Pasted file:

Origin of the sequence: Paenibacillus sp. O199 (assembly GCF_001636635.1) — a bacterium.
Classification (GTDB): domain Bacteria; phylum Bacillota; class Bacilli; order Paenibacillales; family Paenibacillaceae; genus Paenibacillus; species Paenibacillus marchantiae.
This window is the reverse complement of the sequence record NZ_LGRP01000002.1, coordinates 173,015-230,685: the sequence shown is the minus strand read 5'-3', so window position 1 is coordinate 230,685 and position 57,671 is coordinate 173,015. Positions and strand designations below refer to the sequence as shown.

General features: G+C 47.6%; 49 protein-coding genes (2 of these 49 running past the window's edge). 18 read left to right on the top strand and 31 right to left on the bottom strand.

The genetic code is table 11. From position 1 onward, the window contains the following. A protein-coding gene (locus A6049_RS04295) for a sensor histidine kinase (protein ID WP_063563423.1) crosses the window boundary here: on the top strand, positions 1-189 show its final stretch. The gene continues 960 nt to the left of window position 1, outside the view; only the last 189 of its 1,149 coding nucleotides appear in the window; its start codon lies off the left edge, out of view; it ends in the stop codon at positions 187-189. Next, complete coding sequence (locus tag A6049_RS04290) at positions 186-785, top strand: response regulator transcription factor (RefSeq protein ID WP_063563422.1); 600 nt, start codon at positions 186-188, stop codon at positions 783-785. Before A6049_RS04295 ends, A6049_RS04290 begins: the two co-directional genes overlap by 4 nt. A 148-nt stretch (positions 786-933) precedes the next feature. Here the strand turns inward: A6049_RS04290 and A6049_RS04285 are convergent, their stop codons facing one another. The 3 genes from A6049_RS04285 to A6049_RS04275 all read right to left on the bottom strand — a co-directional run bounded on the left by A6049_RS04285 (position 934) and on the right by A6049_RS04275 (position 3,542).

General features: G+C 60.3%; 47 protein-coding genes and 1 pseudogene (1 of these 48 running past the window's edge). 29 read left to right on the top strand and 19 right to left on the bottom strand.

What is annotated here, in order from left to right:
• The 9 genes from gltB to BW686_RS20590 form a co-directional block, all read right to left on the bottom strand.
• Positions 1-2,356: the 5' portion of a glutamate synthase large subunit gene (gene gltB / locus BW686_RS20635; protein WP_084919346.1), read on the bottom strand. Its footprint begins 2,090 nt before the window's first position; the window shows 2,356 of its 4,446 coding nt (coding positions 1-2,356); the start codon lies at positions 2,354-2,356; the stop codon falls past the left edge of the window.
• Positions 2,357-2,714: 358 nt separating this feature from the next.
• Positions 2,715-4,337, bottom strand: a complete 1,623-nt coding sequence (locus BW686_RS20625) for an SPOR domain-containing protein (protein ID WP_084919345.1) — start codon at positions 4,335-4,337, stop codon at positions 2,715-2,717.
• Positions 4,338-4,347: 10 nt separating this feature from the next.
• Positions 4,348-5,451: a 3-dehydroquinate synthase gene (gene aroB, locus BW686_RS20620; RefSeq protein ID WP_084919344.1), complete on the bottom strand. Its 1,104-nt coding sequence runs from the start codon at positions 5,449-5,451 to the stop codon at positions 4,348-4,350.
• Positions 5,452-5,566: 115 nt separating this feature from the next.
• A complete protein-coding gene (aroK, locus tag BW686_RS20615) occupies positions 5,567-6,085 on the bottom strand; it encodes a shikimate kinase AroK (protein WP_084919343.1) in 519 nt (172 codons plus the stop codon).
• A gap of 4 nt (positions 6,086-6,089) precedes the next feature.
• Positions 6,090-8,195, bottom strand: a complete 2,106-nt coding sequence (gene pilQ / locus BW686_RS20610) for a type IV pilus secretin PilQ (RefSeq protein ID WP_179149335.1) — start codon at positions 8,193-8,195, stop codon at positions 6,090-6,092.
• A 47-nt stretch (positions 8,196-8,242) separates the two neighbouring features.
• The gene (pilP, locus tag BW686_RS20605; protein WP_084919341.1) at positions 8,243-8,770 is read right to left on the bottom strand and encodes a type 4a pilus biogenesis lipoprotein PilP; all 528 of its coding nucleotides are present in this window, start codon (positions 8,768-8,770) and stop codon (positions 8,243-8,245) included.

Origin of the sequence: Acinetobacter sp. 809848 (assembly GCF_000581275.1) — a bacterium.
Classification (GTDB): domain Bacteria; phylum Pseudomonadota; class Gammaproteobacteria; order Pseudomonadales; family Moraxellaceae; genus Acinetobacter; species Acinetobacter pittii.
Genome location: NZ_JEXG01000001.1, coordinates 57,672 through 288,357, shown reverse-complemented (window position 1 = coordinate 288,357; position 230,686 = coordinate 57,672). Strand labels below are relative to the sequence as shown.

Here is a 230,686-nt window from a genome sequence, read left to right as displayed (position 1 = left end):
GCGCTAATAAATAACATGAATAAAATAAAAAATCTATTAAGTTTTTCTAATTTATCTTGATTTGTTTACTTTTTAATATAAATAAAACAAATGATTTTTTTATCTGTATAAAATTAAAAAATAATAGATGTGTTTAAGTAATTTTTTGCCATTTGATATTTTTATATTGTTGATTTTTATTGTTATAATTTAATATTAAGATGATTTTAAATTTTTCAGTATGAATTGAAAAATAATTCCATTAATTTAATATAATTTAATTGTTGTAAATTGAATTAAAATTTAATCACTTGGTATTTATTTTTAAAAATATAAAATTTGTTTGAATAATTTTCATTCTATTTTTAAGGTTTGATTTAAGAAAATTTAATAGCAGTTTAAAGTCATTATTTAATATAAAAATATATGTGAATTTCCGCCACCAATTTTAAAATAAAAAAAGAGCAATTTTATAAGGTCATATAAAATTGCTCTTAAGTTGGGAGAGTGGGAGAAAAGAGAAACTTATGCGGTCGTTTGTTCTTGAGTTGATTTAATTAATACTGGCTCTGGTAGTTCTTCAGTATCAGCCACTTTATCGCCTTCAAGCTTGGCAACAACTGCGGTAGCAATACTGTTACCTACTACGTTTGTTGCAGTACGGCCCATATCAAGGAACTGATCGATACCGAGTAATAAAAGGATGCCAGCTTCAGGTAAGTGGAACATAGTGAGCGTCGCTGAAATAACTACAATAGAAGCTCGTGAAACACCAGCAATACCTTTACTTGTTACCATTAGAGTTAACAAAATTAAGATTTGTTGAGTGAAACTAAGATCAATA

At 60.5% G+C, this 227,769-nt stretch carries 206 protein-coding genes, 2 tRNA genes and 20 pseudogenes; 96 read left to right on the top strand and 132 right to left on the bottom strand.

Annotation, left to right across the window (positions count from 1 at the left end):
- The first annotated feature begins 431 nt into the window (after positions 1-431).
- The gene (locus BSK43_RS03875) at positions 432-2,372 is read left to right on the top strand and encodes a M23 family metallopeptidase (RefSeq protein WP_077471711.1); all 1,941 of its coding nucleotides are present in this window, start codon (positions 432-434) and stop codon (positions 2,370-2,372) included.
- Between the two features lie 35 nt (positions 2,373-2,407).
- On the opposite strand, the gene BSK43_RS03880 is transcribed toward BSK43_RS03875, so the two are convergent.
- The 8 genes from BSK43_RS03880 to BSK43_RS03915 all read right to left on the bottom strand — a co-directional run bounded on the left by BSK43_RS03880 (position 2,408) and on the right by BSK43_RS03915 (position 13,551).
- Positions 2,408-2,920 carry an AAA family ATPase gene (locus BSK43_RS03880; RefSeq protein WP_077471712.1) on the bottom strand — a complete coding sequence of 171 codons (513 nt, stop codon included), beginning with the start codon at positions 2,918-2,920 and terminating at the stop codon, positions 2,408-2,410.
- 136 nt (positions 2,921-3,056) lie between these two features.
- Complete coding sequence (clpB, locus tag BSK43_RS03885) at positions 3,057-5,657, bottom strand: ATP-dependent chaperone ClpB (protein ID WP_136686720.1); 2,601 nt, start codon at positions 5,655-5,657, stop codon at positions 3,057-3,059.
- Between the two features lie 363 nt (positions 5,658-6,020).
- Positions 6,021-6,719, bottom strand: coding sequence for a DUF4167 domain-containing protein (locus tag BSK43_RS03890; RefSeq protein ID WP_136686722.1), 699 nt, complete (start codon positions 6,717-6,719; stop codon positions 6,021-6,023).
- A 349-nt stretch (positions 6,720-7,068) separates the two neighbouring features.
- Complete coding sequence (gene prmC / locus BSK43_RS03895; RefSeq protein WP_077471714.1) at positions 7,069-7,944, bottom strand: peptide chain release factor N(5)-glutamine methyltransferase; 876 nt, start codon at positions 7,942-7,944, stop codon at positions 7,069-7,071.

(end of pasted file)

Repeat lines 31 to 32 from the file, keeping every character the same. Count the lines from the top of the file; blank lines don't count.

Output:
- The 8 genes from BSK43_RS03880 to BSK43_RS03915 all read right to left on the bottom strand — a co-directional run bounded on the left by BSK43_RS03880 (position 2,408) and on the right by BSK43_RS03915 (position 13,551).
- Positions 2,408-2,920 carry an AAA family ATPase gene (locus BSK43_RS03880; RefSeq protein WP_077471712.1) on the bottom strand — a complete coding sequence of 171 codons (513 nt, stop codon included), beginning with the start codon at positions 2,918-2,920 and terminating at the stop codon, positions 2,408-2,410.